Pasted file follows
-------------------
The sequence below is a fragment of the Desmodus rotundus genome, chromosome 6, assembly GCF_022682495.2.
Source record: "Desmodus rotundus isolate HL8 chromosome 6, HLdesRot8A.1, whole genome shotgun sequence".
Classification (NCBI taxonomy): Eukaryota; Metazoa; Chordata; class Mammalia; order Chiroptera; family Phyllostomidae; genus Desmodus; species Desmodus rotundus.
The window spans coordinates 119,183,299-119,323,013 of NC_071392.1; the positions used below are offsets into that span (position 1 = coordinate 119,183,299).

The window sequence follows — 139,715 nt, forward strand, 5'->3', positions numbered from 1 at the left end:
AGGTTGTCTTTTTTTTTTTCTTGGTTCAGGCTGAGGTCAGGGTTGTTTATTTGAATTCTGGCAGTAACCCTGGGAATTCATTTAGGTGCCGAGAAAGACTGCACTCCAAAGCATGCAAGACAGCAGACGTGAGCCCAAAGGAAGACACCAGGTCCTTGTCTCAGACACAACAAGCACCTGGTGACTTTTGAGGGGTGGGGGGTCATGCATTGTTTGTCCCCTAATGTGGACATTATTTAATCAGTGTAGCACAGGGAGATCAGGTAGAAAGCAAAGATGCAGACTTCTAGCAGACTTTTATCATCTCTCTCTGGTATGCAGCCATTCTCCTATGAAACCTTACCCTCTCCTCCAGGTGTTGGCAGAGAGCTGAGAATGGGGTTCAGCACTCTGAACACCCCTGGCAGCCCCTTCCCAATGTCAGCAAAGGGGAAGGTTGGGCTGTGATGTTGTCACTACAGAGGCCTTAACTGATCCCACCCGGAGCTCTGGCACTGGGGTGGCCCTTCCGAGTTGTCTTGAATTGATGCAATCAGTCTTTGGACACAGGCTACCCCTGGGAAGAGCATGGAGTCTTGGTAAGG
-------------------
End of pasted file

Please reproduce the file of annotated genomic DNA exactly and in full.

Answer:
The sequence below is a fragment of the Desmodus rotundus genome, chromosome 6, assembly GCF_022682495.2.
Source record: "Desmodus rotundus isolate HL8 chromosome 6, HLdesRot8A.1, whole genome shotgun sequence".
Classification (NCBI taxonomy): Eukaryota; Metazoa; Chordata; class Mammalia; order Chiroptera; family Phyllostomidae; genus Desmodus; species Desmodus rotundus.
The window spans coordinates 119,183,299-119,323,013 of NC_071392.1; the positions used below are offsets into that span (position 1 = coordinate 119,183,299).

The window sequence follows — 139,715 nt, forward strand, 5'->3', positions numbered from 1 at the left end:
AGGTTGTCTTTTTTTTTTTCTTGGTTCAGGCTGAGGTCAGGGTTGTTTATTTGAATTCTGGCAGTAACCCTGGGAATTCATTTAGGTGCCGAGAAAGACTGCACTCCAAAGCATGCAAGACAGCAGACGTGAGCCCAAAGGAAGACACCAGGTCCTTGTCTCAGACACAACAAGCACCTGGTGACTTTTGAGGGGTGGGGGGTCATGCATTGTTTGTCCCCTAATGTGGACATTATTTAATCAGTGTAGCACAGGGAGATCAGGTAGAAAGCAAAGATGCAGACTTCTAGCAGACTTTTATCATCTCTCTCTGGTATGCAGCCATTCTCCTATGAAACCTTACCCTCTCCTCCAGGTGTTGGCAGAGAGCTGAGAATGGGGTTCAGCACTCTGAACACCCCTGGCAGCCCCTTCCCAATGTCAGCAAAGGGGAAGGTTGGGCTGTGATGTTGTCACTACAGAGGCCTTAACTGATCCCACCCGGAGCTCTGGCACTGGGGTGGCCCTTCCGAGTTGTCTTGAATTGATGCAATCAGTCTTTGGACACAGGCTACCCCTGGGAAGAGCATGGAGTCTTGGTAAGG